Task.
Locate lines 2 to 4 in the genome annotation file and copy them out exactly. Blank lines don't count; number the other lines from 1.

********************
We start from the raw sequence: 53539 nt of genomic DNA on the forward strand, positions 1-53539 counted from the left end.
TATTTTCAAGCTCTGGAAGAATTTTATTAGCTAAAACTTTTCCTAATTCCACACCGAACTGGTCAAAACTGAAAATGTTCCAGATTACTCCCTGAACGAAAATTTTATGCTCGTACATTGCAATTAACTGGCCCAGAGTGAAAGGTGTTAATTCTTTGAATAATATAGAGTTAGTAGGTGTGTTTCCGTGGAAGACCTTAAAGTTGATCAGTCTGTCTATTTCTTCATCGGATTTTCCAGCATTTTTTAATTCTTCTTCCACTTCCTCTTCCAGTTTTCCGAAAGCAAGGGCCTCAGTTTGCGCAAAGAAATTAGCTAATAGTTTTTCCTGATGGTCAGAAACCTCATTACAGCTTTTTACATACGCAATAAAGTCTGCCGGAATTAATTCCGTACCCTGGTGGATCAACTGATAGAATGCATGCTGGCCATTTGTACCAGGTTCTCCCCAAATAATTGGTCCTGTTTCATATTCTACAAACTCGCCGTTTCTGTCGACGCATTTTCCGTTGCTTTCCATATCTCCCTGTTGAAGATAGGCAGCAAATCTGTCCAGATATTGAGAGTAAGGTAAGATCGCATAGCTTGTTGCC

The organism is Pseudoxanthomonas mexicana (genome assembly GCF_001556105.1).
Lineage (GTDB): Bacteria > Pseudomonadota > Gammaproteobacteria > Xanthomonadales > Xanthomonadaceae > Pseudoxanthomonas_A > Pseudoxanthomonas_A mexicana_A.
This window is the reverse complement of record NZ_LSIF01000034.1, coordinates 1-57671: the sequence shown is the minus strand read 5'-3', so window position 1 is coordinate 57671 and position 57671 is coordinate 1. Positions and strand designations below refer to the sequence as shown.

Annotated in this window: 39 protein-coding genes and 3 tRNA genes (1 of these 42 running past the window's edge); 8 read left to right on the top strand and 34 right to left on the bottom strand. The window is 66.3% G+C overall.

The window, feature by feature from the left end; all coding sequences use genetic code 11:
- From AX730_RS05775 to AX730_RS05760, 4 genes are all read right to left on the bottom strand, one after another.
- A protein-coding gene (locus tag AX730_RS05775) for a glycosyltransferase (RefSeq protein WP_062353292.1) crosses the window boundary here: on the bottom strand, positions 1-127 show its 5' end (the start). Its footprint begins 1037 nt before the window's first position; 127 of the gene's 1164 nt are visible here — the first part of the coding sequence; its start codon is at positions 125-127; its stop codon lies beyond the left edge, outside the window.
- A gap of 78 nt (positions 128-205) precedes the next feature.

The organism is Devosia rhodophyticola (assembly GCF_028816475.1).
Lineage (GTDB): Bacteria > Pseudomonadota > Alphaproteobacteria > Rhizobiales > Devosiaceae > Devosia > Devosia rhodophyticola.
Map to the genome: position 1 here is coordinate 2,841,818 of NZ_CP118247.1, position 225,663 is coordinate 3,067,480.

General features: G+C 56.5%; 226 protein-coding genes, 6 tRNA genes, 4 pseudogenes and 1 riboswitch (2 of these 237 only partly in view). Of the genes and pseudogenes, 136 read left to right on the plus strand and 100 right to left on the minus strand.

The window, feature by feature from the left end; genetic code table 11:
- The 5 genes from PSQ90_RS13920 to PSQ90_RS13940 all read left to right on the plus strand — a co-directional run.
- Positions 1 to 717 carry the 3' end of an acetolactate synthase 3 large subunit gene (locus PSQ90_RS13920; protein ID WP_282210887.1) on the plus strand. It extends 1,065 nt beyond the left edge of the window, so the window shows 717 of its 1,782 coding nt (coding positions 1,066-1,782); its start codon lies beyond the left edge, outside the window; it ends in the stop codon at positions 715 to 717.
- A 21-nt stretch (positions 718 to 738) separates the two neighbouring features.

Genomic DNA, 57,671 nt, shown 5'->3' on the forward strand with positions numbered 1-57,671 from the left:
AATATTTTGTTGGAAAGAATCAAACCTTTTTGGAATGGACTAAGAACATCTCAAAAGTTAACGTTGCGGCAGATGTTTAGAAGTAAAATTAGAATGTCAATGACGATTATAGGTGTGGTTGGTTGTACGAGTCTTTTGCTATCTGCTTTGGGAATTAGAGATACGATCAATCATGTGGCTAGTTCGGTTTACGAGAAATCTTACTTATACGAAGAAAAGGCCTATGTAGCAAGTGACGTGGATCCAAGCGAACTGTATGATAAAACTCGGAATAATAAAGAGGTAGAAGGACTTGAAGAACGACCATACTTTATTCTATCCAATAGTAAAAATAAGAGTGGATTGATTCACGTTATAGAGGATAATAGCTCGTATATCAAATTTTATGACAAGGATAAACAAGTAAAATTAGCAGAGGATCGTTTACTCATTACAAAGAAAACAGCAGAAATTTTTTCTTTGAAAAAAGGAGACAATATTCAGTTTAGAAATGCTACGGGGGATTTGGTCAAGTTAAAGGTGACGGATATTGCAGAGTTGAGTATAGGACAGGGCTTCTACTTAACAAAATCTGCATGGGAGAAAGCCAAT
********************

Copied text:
TATTTTCAAGCTCTGGAAGAATTTTATTAGCTAAAACTTTTCCTAATTCCACACCGAACTGGTCAAAACTGAAAATGTTCCAGATTACTCCCTGAACGAAAATTTTATGCTCGTACATTGCAATTAACTGGCCCAGAGTGAAAGGTGTTAATTCTTTGAATAATATAGAGTTAGTAGGTGTGTTTCCGTGGAAGACCTTAAAGTTGATCAGTCTGTCTATTTCTTCATCGGATTTTCCAGCATTTTTTAATTCTTCTTCCACTTCCTCTTCCAGTTTTCCGAAAGCAAGGGCCTCAGTTTGCGCAAAGAAATTAGCTAATAGTTTTTCCTGATGGTCAGAAACCTCATTACAGCTTTTTACATACGCAATAAAGTCTGCCGGAATTAATTCCGTACCCTGGTGGATCAACTGATAGAATGCATGCTGGCCATTTGTACCAGGTTCTCCCCAAATAATTGGTCCTGTTTCATATTCTACAAACTCGCCGTTTCTGTCGACGCATTTTCCGTTGCTTTCCATATCTCCCTGTTGAAGATAGGCAGCAAATCTGTCCAGATATTGAGAGTAAGGTAAGATCGCATAGCTTGTTGCC

The organism is Pseudoxanthomonas mexicana (genome assembly GCF_001556105.1).
Lineage (GTDB): Bacteria > Pseudomonadota > Gammaproteobacteria > Xanthomonadales > Xanthomonadaceae > Pseudoxanthomonas_A > Pseudoxanthomonas_A mexicana_A.